Representatives & State Officials:
I will not be voting for representatives and state officials. I honestly don’t know enough about them and don’t think that our current information system really gives us enough information to make an educated decision. I am hoping that by the next election cycle, Polinav will be ready to go, so that I and others can actually make an educated decision on their elected representatives and officials. However, I will be going to vote on the Propositions.
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I used this site to help me learn about these propositions.
Prop 1: NO
I’m voting no, not because I don’t think we need more water infrastructure (I think most infrastructure is worth doing). I’m voting no because I don’t think its enough and I don’t like ‘blockbuster’ measures. Meaning, I would rather have smaller measures with more focus. That way, as a voter we can decide whether (& how much) we want for reservoirs, water preservation, etc, instead of “oh, this a water infrastructure measure that does so much for this and so much for that”.
I won’t deny that we need to allocate a lot of money towards our water infrastructure. For those of us in Southern California, where we usually get something like 60% of our water from outside of the area (nowadays, with the drought, I’ve heard that its closer to 80-90%!), it is pretty crucial for us. However, if we’re going to do this, then we need to do it right; not some half-baked measure.
Prop 2: YES
Though I am generally for more government, I do think there is a need for fiscal conservatism. There was an old proposition that proposed similar measures, but it wasn’t a strong enough measure. This prop adds some teeth, so it could serve as a proper “Rainy Day Fund”.
Prop 45: YES
The main point that I’m going off of here is that it puts more power into the elected insurance commissioner. Its supposed to stop excessive rate hikes for 16% of health insurance plans in CA, but that is less of a sticking point.
My value here is this: I believe in stronger executive power (as long as they’re elected). If there are so many people making decisions, there’s no accountability, cause they can say that it was partly this other person’s responsibility. If you put more power in the hands of one person, then you can directly point to that person once the results are shown. I think a good example is the Kansas governor who dramatically reduced taxes. Now that governor has to stand by the changes he made. He can’t deflect blame. (I think this was the main problem in the financial crisis as well)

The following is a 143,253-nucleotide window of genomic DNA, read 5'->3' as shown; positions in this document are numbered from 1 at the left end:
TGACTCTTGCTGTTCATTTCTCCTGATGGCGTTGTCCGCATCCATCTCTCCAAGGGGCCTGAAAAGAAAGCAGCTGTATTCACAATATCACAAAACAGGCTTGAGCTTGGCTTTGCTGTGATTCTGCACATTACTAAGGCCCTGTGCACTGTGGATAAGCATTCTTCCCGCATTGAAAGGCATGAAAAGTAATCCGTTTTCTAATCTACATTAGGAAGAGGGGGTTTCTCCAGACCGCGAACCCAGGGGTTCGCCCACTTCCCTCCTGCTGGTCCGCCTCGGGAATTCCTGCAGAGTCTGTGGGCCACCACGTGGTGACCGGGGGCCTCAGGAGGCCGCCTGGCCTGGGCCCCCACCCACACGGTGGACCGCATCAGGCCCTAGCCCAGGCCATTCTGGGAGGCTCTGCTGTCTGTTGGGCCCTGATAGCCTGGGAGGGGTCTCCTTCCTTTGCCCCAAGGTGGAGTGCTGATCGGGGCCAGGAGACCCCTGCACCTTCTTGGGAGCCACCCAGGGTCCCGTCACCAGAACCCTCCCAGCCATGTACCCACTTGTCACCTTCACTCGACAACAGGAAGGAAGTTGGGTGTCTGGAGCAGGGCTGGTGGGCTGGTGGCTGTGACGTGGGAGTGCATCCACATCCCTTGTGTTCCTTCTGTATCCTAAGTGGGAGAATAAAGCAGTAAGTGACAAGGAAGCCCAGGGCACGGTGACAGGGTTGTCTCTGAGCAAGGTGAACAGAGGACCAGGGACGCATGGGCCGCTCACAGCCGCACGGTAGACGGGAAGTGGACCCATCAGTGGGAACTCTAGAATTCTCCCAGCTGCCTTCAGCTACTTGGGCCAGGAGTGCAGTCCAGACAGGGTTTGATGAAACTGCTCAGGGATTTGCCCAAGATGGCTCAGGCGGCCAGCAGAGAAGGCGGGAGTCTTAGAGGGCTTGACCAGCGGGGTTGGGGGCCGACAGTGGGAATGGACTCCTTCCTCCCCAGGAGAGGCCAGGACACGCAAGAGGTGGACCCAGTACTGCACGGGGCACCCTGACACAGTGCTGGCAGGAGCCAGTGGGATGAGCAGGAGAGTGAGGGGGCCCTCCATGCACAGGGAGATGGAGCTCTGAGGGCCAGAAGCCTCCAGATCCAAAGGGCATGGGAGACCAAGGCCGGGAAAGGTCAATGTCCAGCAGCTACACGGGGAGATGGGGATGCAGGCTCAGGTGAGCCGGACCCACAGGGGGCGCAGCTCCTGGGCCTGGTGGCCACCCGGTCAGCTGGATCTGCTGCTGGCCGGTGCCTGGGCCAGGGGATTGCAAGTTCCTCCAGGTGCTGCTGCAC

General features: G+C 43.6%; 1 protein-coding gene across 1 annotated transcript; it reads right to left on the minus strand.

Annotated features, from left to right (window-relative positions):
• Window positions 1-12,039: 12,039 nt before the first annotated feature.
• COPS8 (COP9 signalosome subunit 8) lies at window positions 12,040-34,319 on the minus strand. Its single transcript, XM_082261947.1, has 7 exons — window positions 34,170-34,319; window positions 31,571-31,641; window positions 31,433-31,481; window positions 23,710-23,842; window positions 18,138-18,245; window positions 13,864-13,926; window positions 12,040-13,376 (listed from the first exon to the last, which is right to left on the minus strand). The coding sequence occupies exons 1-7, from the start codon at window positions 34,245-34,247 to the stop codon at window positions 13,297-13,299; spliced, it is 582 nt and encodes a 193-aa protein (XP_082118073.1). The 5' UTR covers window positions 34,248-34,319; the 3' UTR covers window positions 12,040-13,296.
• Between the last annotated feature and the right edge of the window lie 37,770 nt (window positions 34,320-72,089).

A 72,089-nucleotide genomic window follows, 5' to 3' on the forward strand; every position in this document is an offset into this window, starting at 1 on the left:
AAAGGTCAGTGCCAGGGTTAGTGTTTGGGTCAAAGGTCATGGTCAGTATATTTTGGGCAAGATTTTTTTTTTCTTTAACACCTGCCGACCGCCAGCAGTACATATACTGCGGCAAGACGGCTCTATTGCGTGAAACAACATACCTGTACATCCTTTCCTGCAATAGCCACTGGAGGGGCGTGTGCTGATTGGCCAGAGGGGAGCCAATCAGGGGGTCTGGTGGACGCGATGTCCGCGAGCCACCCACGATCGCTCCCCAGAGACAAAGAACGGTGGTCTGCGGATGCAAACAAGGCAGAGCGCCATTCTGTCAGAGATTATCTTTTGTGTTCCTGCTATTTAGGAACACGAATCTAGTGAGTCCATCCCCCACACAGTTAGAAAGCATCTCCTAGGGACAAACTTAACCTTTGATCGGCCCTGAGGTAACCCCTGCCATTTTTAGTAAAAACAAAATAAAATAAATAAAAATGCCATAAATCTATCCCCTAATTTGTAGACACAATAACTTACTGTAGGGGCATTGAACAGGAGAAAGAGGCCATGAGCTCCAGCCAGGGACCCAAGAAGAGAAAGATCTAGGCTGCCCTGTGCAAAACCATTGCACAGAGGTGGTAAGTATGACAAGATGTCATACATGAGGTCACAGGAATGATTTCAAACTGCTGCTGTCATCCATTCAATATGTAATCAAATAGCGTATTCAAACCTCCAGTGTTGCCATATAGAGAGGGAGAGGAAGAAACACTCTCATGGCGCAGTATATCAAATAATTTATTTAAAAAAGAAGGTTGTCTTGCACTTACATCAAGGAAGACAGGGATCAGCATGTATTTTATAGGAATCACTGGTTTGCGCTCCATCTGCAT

Prop 46: YES
This one is so convoluted. There are so many problems with both our legal system and our health care system, so I don’t know if its worth making changes within the system. However, I do think that the limits should go up and that the prescription database is a good idea (though the execution may be flawed). So I think that it would be worth the money to try it.
The main issue here is the limits (changing them for $250,000 to $1.1M). To the average person, $250,000 may seem like a lot of money (and it is!). However, there are many cases where its going to cost much more than $250,000 to pay for all the health care costs (the problem I have is not the increase in limits, but the exorbitant cut that lawyers have taken and will continue to take from these cases…I don’t think they’re worth the cut they take). So it will cause more in-fighting between Personal Injury law firms to take on the cases where someone has been badly injured (which may lower their cut through increased competition). But still, for the extreme cases, people need more money to take care of their costs. I don’t think this will increase the number of cases, but it will increase total cost.
Prop 47: YES
100% yes. We incarcerate way too much. CA’s prisons has a problem with overcrowding. Our prison system is also an area where we need major reform. We need to adopt more of a rehabilitation mindset instead of a punishment mindset. Do we want more healthy members of society or do we want to keep perpetuating these citizens back into their previous environment. We need to rehab and create opportunities for these people.
Prop 48: NO
I am not a staunch opponent of gambling, but at the same time, I don’t want to encourage. I have more of a libertarian mindset with this, that if people want to engage in their vices, then there should not be major hurdles to engage in them. That we have the right to do what we want to do. However, I do not want it to become ubiquitous where it becomes easy to engage in such vices.
The other point of contention that I have with this measure is that we’re “solving” the problem with indigent Native American populations by giving them access to a vice industry. Is that really the only way to bring them out of poverty? Seriously. Really? Just because they’re this “other group”, we cast our problem industry onto them? Like, one of the arguments supporters use is that it would have no cost to the taxpayers to help this poor population. But it does have a cost. More gambling addicts, more people who lose their savings… There is such a large “soft” cost to society by increasing access to gambling. We also can’t guarantee that the entire tribe will benefit and that they’ll be able to bring themselves out of poverty. This tactic has been used all around the US, but the Native American population is still one of the poorest people groups in our nation.